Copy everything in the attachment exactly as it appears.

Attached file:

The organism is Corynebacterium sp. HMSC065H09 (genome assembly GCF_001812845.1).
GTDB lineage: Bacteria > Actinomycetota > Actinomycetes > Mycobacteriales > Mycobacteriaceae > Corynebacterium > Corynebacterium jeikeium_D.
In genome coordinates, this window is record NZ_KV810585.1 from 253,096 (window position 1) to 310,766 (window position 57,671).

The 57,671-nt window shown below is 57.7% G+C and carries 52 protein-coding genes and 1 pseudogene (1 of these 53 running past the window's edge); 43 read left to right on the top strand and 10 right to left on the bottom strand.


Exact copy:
The organism is Corynebacterium sp. HMSC065H09 (genome assembly GCF_001812845.1).
GTDB lineage: Bacteria > Actinomycetota > Actinomycetes > Mycobacteriales > Mycobacteriaceae > Corynebacterium > Corynebacterium jeikeium_D.
In genome coordinates, this window is record NZ_KV810585.1 from 253,096 (window position 1) to 310,766 (window position 57,671).

The 57,671-nt window shown below is 57.7% G+C and carries 52 protein-coding genes and 1 pseudogene (1 of these 53 running past the window's edge); 43 read left to right on the top strand and 10 right to left on the bottom strand.